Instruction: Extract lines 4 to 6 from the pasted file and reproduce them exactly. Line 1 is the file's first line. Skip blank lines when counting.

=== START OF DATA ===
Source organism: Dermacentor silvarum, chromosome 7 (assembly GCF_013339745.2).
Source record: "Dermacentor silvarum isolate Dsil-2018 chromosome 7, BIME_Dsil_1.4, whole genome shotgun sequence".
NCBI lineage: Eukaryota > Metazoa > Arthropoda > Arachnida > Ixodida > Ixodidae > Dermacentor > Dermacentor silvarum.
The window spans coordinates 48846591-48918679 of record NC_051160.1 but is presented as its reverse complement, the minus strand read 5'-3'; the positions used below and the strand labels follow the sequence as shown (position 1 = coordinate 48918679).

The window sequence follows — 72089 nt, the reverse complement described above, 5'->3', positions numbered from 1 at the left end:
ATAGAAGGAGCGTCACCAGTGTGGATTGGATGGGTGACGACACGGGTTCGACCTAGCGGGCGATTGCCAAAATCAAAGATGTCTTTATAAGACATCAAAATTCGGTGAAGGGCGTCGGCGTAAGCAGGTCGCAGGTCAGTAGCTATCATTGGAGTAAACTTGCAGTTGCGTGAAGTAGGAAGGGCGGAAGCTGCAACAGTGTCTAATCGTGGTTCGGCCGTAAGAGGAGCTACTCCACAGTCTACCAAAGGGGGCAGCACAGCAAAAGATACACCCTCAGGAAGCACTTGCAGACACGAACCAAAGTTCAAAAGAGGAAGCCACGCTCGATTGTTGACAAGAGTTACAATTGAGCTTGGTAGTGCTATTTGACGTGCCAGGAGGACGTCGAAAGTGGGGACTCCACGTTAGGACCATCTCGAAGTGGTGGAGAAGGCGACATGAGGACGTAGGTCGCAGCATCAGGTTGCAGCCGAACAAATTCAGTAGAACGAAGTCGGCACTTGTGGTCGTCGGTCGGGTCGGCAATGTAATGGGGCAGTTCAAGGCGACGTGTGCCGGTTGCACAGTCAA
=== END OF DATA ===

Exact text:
The window spans coordinates 48846591-48918679 of record NC_051160.1 but is presented as its reverse complement, the minus strand read 5'-3'; the positions used below and the strand labels follow the sequence as shown (position 1 = coordinate 48918679).

The window sequence follows — 72089 nt, the reverse complement described above, 5'->3', positions numbered from 1 at the left end:
ATAGAAGGAGCGTCACCAGTGTGGATTGGATGGGTGACGACACGGGTTCGACCTAGCGGGCGATTGCCAAAATCAAAGATGTCTTTATAAGACATCAAAATTCGGTGAAGGGCGTCGGCGTAAGCAGGTCGCAGGTCAGTAGCTATCATTGGAGTAAACTTGCAGTTGCGTGAAGTAGGAAGGGCGGAAGCTGCAACAGTGTCTAATCGTGGTTCGGCCGTAAGAGGAGCTACTCCACAGTCTACCAAAGGGGGCAGCACAGCAAAAGATACACCCTCAGGAAGCACTTGCAGACACGAACCAAAGTTCAAAAGAGGAAGCCACGCTCGATTGTTGACAAGAGTTACAATTGAGCTTGGTAGTGCTATTTGACGTGCCAGGAGGACGTCGAAAGTGGGGACTCCACGTTAGGACCATCTCGAAGTGGTGGAGAAGGCGACATGAGGACGTAGGTCGCAGCATCAGGTTGCAGCCGAACAAATTCAGTAGAACGAAGTCGGCACTTGTGGTCGTCGGTCGGGTCGGCAATGTAATGGGGCAGTTCAAGGCGACGTGTGCCGGTTGCACAGTCAA